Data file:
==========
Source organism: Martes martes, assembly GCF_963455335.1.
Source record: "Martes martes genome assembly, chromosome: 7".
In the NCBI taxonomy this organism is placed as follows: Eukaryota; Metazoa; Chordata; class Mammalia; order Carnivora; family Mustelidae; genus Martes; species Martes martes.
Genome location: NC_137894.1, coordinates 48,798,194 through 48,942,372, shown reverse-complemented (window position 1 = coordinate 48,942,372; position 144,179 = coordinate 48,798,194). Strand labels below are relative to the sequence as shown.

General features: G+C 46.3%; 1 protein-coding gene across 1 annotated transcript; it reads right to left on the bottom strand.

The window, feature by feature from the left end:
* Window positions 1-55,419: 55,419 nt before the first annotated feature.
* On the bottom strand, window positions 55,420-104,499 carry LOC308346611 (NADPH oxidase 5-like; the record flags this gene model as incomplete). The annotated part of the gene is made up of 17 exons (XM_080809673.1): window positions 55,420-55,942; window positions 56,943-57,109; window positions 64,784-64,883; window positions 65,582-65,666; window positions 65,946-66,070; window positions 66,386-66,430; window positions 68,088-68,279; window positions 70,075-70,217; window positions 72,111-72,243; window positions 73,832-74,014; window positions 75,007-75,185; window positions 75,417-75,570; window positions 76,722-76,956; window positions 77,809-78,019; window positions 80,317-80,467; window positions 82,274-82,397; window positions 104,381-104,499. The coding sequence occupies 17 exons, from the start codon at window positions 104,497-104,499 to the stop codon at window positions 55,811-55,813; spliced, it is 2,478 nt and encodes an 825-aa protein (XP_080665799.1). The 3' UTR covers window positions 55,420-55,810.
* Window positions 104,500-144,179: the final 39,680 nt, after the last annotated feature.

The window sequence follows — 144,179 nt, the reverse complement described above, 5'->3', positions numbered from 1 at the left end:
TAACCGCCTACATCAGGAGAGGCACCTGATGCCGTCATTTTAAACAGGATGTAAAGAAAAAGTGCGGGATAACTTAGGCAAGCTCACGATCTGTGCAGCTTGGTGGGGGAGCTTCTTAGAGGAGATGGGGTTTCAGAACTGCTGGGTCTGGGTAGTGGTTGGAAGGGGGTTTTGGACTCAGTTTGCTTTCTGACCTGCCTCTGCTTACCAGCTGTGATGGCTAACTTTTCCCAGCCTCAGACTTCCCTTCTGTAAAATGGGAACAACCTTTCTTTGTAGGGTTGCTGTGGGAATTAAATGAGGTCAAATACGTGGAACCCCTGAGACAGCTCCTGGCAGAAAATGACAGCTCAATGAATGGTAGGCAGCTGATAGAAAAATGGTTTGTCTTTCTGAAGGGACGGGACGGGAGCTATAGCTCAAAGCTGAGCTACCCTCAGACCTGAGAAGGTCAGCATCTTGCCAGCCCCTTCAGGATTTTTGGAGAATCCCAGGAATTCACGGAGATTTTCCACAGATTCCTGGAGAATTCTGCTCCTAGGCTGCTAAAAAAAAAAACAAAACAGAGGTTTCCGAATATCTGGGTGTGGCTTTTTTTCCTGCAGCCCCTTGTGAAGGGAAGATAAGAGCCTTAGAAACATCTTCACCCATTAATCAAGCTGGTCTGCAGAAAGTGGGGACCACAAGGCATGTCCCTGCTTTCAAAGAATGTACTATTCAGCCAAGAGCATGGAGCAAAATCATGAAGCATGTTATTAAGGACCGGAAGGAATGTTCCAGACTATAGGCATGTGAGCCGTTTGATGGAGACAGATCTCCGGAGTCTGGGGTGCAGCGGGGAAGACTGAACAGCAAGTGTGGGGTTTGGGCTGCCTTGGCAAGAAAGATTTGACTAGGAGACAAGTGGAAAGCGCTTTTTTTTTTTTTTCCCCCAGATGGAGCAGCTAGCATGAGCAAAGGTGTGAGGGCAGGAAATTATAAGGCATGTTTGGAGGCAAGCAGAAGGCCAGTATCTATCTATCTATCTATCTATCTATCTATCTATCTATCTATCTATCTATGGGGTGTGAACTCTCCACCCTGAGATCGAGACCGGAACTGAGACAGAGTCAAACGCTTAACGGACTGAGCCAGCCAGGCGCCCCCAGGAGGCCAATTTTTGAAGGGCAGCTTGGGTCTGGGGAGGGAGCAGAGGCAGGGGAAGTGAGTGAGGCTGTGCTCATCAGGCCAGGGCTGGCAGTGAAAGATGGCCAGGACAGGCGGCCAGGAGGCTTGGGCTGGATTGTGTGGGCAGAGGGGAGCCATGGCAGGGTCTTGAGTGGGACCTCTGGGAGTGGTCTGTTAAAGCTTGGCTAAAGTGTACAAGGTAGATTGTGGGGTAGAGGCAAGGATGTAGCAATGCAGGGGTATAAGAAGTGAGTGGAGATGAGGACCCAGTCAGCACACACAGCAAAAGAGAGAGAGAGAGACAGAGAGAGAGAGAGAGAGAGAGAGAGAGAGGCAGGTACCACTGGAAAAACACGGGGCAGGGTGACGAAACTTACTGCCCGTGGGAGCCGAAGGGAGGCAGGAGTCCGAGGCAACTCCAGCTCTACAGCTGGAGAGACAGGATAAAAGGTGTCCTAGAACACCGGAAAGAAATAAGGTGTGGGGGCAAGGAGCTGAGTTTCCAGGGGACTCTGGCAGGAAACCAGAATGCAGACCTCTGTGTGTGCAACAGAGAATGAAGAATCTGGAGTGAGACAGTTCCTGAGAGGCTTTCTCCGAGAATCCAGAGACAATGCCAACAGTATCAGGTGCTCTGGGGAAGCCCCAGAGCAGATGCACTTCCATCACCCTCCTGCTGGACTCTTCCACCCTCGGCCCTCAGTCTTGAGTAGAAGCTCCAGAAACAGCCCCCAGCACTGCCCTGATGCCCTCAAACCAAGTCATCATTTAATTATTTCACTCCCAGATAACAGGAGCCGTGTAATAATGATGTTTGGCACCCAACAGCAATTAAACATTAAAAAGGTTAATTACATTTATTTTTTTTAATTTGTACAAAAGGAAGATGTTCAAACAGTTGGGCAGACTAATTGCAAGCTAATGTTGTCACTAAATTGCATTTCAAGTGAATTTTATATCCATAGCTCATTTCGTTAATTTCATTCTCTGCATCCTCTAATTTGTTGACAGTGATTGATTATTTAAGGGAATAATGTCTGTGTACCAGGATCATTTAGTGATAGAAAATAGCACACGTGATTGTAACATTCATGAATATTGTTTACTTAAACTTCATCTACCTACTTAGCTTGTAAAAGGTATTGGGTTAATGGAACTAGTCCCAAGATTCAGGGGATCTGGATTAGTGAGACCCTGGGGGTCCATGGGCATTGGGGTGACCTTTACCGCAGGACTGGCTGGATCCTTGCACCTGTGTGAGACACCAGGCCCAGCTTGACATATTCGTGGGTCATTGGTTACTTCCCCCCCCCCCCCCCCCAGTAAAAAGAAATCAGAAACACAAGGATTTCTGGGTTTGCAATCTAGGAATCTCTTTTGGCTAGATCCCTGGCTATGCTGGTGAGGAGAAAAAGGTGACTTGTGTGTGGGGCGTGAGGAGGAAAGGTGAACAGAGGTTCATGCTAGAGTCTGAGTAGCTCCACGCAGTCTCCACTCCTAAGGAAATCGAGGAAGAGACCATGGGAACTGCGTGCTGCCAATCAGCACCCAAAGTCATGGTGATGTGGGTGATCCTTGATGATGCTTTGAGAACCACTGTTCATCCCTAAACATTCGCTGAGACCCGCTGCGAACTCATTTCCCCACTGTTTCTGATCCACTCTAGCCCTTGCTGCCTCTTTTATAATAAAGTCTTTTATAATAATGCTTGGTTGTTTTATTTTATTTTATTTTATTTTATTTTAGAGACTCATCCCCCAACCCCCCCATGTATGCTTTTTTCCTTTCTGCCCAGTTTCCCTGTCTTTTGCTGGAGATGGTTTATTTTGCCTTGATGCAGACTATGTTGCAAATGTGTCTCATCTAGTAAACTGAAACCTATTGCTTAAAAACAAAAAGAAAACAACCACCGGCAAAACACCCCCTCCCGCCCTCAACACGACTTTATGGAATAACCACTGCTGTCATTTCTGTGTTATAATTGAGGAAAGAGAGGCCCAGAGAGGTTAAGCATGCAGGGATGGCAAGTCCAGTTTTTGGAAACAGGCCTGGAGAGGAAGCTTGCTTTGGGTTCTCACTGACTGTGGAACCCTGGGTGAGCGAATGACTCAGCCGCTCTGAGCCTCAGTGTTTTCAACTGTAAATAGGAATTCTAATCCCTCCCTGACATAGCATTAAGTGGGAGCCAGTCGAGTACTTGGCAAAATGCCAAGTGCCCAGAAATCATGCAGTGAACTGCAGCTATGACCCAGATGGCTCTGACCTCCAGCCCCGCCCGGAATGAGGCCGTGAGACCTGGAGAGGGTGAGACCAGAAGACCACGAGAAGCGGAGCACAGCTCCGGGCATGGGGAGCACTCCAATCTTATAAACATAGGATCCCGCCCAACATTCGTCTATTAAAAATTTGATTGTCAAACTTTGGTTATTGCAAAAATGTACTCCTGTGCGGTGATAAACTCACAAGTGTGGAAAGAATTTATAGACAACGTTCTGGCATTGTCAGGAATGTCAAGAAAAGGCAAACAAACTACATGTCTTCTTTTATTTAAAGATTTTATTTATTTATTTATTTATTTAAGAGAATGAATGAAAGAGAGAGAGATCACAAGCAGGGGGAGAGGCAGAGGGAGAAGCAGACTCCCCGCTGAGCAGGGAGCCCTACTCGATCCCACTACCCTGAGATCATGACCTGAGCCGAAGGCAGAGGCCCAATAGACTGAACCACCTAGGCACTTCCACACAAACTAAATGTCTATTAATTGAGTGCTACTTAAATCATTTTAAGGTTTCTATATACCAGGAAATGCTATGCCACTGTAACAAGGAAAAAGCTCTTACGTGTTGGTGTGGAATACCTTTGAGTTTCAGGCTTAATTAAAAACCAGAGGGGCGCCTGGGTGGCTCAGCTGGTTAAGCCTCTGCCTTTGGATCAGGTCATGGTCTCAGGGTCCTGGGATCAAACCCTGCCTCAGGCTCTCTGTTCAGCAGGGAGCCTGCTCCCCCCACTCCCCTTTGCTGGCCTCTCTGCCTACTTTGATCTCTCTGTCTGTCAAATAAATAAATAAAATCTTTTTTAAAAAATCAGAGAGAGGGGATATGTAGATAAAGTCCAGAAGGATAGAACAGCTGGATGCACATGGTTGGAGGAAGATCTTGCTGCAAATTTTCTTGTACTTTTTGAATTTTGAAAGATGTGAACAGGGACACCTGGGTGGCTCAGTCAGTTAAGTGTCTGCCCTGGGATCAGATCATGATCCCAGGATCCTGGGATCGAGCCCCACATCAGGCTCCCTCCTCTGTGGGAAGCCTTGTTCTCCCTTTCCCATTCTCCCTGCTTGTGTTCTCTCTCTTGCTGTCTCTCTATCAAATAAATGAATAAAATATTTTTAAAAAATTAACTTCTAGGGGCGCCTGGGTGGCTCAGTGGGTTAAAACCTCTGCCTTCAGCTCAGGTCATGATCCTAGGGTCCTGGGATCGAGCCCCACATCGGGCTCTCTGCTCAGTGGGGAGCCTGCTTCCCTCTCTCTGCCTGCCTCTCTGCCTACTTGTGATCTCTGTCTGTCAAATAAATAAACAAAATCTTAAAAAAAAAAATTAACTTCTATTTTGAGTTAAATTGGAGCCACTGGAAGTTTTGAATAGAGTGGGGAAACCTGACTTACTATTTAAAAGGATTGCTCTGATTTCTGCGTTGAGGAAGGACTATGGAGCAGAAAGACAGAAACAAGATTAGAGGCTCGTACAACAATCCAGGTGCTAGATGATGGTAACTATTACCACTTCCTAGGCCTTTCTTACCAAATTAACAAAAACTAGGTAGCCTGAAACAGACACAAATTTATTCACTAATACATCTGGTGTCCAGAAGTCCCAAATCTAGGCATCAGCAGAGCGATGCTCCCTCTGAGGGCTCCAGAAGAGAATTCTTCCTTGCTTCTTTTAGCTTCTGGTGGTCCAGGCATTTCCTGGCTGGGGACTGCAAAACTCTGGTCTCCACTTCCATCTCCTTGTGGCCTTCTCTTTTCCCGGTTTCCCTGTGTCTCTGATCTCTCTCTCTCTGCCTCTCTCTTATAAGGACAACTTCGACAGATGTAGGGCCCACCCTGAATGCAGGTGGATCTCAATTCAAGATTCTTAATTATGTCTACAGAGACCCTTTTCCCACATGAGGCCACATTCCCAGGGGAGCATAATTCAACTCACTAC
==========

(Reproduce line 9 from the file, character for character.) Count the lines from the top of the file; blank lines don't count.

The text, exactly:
* Window positions 104,500-144,179: the final 39,680 nt, after the last annotated feature.